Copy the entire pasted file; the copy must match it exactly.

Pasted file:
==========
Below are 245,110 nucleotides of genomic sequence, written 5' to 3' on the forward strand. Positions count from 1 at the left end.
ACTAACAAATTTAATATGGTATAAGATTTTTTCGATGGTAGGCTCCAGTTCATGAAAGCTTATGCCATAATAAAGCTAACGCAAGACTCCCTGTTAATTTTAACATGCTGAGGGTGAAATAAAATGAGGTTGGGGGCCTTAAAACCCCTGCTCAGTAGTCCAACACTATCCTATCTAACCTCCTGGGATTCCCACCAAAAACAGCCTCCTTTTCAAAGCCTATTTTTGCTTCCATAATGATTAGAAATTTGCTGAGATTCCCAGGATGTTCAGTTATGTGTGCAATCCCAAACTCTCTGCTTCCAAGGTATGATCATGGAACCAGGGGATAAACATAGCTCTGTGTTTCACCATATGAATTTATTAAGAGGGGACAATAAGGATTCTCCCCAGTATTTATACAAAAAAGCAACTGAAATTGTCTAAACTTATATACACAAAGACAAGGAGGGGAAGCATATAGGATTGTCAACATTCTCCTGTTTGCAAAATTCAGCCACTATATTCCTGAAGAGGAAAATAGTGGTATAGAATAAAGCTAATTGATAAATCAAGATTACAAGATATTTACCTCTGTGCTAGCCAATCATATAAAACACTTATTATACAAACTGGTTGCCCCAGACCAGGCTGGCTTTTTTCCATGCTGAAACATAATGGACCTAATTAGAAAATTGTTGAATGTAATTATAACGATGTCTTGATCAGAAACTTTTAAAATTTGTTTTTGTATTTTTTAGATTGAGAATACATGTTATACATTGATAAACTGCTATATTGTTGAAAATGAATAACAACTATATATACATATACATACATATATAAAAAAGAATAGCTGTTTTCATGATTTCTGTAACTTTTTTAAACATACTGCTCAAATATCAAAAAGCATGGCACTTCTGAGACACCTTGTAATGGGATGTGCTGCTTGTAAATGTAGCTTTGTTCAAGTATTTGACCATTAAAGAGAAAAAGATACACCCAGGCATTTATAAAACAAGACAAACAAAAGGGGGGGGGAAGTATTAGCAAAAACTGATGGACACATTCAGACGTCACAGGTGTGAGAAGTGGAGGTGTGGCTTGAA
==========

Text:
Below are 245,110 nucleotides of genomic sequence, written 5' to 3' on the forward strand. Positions count from 1 at the left end.
ACTAACAAATTTAATATGGTATAAGATTTTTTCGATGGTAGGCTCCAGTTCATGAAAGCTTATGCCATAATAAAGCTAACGCAAGACTCCCTGTTAATTTTAACATGCTGAGGGTGAAATAAAATGAGGTTGGGGGCCTTAAAACCCCTGCTCAGTAGTCCAACACTATCCTATCTAACCTCCTGGGATTCCCACCAAAAACAGCCTCCTTTTCAAAGCCTATTTTTGCTTCCATAATGATTAGAAATTTGCTGAGATTCCCAGGATGTTCAGTTATGTGTGCAATCCCAAACTCTCTGCTTCCAAGGTATGATCATGGAACCAGGGGATAAACATAGCTCTGTGTTTCACCATATGAATTTATTAAGAGGGGACAATAAGGATTCTCCCCAGTATTTATACAAAAAAGCAACTGAAATTGTCTAAACTTATATACACAAAGACAAGGAGGGGAAGCATATAGGATTGTCAACATTCTCCTGTTTGCAAAATTCAGCCACTATATTCCTGAAGAGGAAAATAGTGGTATAGAATAAAGCTAATTGATAAATCAAGATTACAAGATATTTACCTCTGTGCTAGCCAATCATATAAAACACTTATTATACAAACTGGTTGCCCCAGACCAGGCTGGCTTTTTTCCATGCTGAAACATAATGGACCTAATTAGAAAATTGTTGAATGTAATTATAACGATGTCTTGATCAGAAACTTTTAAAATTTGTTTTTGTATTTTTTAGATTGAGAATACATGTTATACATTGATAAACTGCTATATTGTTGAAAATGAATAACAACTATATATACATATACATACATATATAAAAAAGAATAGCTGTTTTCATGATTTCTGTAACTTTTTTAAACATACTGCTCAAATATCAAAAAGCATGGCACTTCTGAGACACCTTGTAATGGGATGTGCTGCTTGTAAATGTAGCTTTGTTCAAGTATTTGACCATTAAAGAGAAAAAGATACACCCAGGCATTTATAAAACAAGACAAACAAAAGGGGGGGGGAAGTATTAGCAAAAACTGATGGACACATTCAGACGTCACAGGTGTGAGAAGTGGAGGTGTGGCTTGAA